transfer in thermal engineering. They are a set of two charts per included geometry
introduced in 1947 by M. P. Heisler which were supplemented by a third chart per
geometry in 1961 by H. Gröber. Heisler charts permit evaluation of the central
temperature for transient heat conduction through an infinitely long plane wall of
thickness 2L, an infinitely long cylinder of radius 𝑟0 , and a sphere of radius 𝑟0 .

Although Heisler-Gröber charts are a faster and simpler alternative to


the exact solutions of these problems, there are some limitations. First, the body
must be at uniform temperature initially. Additionally, the temperature of the
surroundings and the convective heat transfer coefficient must remain constant
and uniform. Also, there must be no heat generation from the body itself.

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Boundary Layer Thickness:


The velocity within the boundary layer increases from zero at the boundary
surface to the velocity of the main stream asymptotically. Therefore, the thickness
of the boundary layer is arbitrarily defined as that distance from the boundary in
which the velocity reaches 99 percent of the velocity of the free stream (𝑢 =
0.99𝑈). It is denoted by the symbol 𝛿. This definition, however, gives an
approximate value of the boundary layer thickness and hence 𝛿 is generally
termed as nominal thickness of the boundary layer.

The boundary layer thickness for greater accuracy is defined in terms of certain
mathematical expressions which are the measure of the boundary layer on the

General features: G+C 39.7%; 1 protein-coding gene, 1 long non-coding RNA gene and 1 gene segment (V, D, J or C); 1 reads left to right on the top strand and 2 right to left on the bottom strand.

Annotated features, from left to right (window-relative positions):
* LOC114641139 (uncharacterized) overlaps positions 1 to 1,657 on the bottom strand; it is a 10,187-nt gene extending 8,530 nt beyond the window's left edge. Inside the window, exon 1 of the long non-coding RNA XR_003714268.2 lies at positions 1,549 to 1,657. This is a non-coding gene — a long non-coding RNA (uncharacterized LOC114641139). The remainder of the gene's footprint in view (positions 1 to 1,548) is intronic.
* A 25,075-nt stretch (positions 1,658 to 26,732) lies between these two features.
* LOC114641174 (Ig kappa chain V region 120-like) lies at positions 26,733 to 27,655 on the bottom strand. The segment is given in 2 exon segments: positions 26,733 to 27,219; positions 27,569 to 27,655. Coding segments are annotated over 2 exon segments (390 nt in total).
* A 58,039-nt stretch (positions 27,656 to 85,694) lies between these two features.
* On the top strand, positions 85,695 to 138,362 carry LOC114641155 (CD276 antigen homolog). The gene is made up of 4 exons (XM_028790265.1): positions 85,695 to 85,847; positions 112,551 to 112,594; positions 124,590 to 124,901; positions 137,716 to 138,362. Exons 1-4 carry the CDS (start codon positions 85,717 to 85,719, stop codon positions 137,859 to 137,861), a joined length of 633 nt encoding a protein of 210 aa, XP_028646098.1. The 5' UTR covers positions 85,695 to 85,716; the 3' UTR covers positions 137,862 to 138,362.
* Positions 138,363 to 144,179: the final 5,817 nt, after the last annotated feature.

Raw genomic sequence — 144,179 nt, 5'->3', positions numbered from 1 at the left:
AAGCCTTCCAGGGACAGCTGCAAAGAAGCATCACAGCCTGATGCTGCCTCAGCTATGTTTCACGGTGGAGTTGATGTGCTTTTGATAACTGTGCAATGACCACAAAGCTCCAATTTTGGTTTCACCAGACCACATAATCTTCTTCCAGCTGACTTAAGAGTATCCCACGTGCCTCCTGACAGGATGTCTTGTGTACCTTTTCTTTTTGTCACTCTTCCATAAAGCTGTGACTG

flow. The commonly adopted definitions of the boundary layer thickness are:
1. Displacement Thickness (𝜹∗ )
2. Momentum Thickness (𝜽)
3. Energy Thickness (𝜹𝒆 )

Displacement Thickness:
The displacement thickness can be defined as follows:
“It is the distance measured perpendicular to the boundary, by which the
main/free stream is displaced on account of formation of boundary layer.”

Or

“It is an additional “wall thickness” that would have to be added to compensate for
the reduction in flow rate on account of boundary layer formation.”

Displacement thickness is denoted by 𝜹∗ .

Momentum Thickness:
“Momentum Thickness” is defined as the distance through which the total loss of
momentum per second be equal to if it were passing a stationary plate. It is
denoted by 𝜃.

It may also be defined as the distance, measured perpendicular to the boundary of


the solid body, by which the boundary should be displaced to compensate for
reduction in momentum of the flowing fluid on account of boundary layer
formation.

Energy Thickness:
“Energy Thickness” is defined as the distance, measured perpendicular to the
boundary of the solid body, by which the boundary should be displaced to
compensate for the reduction in K.E. of the flowing fluid on account of boundary
layer formation. It is denoted by 𝜹𝒆 .

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Thermal Boundary Layer:


Whenever a flow of fluid takes place past a heated or cold surface, a temperature
field is set up in the field next to the surface. If the surface of the plate is hotter
than fluid, the temperature distribution will be as shown in the Figure 7.6. The
zone or this layer wherein the temperature field exists is called the thermal
boundary layer. Due to the exchange of heat between the plate and the fluid,
temperature gradient occurs/results.

The thermal boundary layer thickness, 𝛿𝑡ℎ , is arbitrarily defined as the distance 𝑦
from the plate surface at which
𝑡𝑠 − 𝑡
= 0.99
𝑡𝑠 − 𝑡∞

Laminar Flow:
A laminar flow is one which paths taken by the individual particles do
not cross one another and move along well defined paths. This type of flow is also
called stream-line flow or viscous flow. For Reynolds number 𝑅𝑒 < 2000---- Flow
in pipes is laminar and for𝑅𝑒 between 2000 and 4000 --- flow in pipes may be
laminar or turbulent.

Ex: (i) Flow through a capillary tube.


(ii) Flow of blood in veins and arteries.